Travis was kind enough to give me a wonderful book on teaching.

Over the next few days, I read To Teach by William Ayres, which is about the art of teaching and how to be a compassionate educator. From how to layout classrooms to let creativity flow, to always ensuring there are opportunities for students to discover and be surprised, I feel this title will be by my side as I develop my literary projects with elders.

#36 Learning from writers in education – part 1: slowness

IMG_3703In New York, I met with Community-Word Project which inspires children in underserved communities to read, interpret and respond to their world through artist in residence programmes. Two teaching artists*–and always one writer-work alongside a classroom teacher for 15-30 weeks.

I met with Patti Chilsen (above!) and Megan Morrison on a stormy New York day. We sat with hot tea in a cosy cafe near Wall Street and talked about the best ways to support artists to work with others.

Community-Word Project’s 8-month Teaching Artist Training & Internship Program (TATIP) prepares artists to genuinely collaborate with teachers, to develop projects linked to the curriculum and pepper the experience with loads of creative ideas.

For this program, artists shadow more experienced peers, build skills slowly and develop expertise.

As part of the training, each artist is invited to undertake much personal reflection on their creativity. There’s lesson planning, trial sessions, classroom management, mentoring and also an element on learning types of pedagogy and learning styles.

A few times Patti used the word ‘slow’ to describe her approach. Rather than speed through sessions and then throw the artist into the classroom, TATIP allows plenty of time to develop skills and learn well.

It’s slow, like the Carl Honoré, concept. Slow, like doing things at just the right speed. Slow, not always a million miles an hour.

* ‘Teaching artist’ is definitely a phrase used a great deal in the US. I don’t hear it as much in the UK but it simply describes artist educators, or community artists who teach their art form in schools, and community settings.

#34 Poetry & dance, rhyme & rhythm

I’ve been dancing all week. On Friday in NYC I pirouetted at a Dance for Parkinson’s* class for those living with the disease, and in DC on Thursday I tapped my toes at a dance and music session for seniors run by Arts for the Aging.**

There’s so much to learn from the way dance is taught to older people.

In the DfP sessions, the dance teacher narrated a story through movement. We were fighting through storms, hiding behind our hands from the elements, then being swept away with our umbrellas. Using images and narrative made it easier for participants to visualise and understand the movement instructions.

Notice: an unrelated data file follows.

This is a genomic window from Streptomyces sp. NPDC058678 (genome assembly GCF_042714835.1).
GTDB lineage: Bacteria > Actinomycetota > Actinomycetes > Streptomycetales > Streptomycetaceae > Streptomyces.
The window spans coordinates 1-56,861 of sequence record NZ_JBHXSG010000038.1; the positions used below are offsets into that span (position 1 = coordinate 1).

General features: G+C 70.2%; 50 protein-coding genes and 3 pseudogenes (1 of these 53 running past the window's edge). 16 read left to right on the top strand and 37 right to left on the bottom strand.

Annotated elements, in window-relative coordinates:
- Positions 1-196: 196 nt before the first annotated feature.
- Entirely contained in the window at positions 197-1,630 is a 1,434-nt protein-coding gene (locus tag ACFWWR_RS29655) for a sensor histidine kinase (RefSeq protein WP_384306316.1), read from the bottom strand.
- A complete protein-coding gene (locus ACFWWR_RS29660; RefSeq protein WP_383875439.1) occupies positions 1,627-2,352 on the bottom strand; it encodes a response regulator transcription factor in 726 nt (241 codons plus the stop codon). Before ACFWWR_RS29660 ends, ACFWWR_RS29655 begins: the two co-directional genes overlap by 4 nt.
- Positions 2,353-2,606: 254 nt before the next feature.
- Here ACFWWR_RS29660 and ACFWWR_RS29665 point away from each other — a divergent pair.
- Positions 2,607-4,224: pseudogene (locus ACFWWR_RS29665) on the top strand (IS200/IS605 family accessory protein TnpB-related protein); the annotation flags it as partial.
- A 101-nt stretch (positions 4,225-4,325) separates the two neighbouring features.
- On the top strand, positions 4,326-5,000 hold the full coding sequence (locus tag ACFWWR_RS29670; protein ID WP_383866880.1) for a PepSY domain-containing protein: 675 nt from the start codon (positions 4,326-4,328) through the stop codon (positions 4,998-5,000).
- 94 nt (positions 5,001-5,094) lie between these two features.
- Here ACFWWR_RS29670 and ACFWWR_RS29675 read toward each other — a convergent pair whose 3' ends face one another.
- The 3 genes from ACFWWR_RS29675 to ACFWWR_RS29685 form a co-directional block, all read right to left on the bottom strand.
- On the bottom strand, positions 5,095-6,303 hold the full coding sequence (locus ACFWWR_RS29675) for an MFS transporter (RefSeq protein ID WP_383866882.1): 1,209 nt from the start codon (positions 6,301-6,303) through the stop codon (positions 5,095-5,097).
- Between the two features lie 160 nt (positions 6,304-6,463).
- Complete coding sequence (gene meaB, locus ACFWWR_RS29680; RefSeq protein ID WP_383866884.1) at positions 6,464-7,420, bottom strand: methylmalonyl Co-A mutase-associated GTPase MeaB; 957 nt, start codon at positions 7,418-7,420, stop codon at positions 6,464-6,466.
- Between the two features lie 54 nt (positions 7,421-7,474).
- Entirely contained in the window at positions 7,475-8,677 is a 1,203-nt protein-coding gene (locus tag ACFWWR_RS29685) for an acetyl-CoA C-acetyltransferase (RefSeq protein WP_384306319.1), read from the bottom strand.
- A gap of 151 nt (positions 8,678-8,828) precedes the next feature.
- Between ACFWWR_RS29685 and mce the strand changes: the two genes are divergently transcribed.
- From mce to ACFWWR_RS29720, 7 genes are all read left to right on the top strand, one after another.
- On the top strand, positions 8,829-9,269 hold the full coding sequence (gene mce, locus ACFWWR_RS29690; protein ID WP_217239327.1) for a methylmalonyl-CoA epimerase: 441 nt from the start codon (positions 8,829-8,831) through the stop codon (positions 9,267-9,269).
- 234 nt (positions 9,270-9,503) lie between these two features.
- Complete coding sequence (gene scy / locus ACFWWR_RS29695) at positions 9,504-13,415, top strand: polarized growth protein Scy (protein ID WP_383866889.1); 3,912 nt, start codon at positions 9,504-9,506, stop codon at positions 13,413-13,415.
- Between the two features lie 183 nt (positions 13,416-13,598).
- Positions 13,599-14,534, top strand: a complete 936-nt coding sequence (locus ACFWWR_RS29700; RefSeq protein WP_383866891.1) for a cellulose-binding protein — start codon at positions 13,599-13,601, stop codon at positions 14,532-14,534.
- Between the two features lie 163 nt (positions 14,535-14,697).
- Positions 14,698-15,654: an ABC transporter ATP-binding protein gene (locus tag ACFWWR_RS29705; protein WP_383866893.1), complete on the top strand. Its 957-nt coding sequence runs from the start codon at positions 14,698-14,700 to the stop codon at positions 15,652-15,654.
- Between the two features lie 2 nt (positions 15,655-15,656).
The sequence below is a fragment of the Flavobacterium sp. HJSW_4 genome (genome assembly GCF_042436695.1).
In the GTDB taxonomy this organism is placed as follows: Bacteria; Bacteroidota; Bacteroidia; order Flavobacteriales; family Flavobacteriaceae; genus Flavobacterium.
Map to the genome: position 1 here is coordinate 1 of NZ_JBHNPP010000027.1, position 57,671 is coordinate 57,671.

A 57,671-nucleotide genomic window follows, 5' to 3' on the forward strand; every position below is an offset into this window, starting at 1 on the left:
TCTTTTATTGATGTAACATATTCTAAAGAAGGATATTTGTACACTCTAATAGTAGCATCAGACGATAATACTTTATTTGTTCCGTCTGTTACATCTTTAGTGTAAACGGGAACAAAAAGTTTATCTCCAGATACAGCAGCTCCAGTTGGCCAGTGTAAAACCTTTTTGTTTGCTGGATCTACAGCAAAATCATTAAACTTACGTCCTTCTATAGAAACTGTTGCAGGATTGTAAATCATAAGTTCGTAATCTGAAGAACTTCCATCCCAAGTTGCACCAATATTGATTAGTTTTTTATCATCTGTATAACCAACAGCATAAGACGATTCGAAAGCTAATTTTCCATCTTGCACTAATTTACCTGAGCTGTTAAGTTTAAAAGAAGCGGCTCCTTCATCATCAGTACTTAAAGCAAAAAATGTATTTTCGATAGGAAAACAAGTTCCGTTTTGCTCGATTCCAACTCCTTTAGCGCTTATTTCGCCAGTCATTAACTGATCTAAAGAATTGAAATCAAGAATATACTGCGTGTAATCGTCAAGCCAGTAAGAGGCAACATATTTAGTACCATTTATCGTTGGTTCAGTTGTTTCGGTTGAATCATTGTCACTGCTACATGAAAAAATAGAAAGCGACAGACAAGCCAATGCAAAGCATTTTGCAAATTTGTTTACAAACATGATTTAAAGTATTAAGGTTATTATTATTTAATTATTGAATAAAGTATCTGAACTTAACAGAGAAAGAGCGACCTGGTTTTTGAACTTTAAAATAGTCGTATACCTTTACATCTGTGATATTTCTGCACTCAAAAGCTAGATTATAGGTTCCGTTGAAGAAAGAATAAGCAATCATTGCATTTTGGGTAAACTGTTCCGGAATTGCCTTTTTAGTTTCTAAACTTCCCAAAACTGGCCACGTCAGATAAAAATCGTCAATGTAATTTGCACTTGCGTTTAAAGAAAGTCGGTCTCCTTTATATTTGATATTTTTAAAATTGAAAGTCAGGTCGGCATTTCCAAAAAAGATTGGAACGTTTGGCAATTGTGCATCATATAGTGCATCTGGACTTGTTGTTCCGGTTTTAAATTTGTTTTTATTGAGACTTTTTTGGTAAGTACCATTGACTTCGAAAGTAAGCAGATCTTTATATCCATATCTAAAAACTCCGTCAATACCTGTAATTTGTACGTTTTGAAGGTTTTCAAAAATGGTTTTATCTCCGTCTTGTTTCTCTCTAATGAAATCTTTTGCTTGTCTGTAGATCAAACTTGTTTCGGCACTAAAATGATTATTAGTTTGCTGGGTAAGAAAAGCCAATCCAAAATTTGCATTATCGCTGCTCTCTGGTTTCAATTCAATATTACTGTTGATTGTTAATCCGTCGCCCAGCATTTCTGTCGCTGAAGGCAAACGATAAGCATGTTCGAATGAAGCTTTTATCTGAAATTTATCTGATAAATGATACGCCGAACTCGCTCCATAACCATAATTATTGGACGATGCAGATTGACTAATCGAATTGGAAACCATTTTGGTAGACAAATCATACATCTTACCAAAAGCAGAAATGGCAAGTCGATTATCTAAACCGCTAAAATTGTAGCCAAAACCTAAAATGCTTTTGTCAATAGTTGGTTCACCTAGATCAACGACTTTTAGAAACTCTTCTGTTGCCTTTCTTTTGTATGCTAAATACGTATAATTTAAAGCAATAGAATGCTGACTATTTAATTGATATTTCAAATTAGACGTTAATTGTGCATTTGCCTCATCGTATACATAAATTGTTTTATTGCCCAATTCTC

During the AFTA class, the two facilitators shared their love of dance and music. Miles played blues on his guitar, Nancy taught some movements. During a song, the elders waved a scarf expressively. At the end, they threw them into the middle of the circle. As the scarf lifted and landed, each person was asked, What does the scarf colour remind you of? The answers were gorgeous. Raindrops, God, love, the earth, baby bonnets.

I was prompted to join these sessions following conversations with Gary Glazner of Alzheimer’s Poetry Project. Gary uses music and gestures in his live poetry sessions, and the addition of these elements adds beauty, energy and emphasis.

In my open creative writing sessions, I include body stretching and pummelling. In activities for older people, maybe I’ll borrow this idea. And add a twist, or a click, some knee-tapping rhythms, too…


* Dance for Parkinson’s is a wonderful organisation which began in Brooklyn, and has as its heart that dancers are movement experts. Their body awareness and knowledge of balance, sequencing and rhythm is useful to those living with Parkinson’s disease.

** Another brilliant org. AFTA, offers innovative, immersive arts experiences to older people. Based in DC, they place artists in day care, nursing homes, assisted living and community spaces to deliver totally stimulating, lively sessions for vulnerable elders.

#33 Yoga and other people’s happiness

In New York’s East Village, I joined the daily yoga sessions at the quite marvellous Yoga to the People. Each class closed with a quote. Today’s was by George Eliot. “What do we live for, if it is not to make life less difficult for each other?”

It chimed with me and helped me remember the real aims of my research.

There are huge rewards for writers developing work with communities. Excitement that may not be found on the page, stage or online. Working creatively with elders, for me, feels like a pretty good way to contribute to other people’s wellbeing, to help make things happier, or just easier, for others in some small way.

Photograph taken at an Alzheimer’s Poetry Project Memory Arts Cafe event, Brooklyn.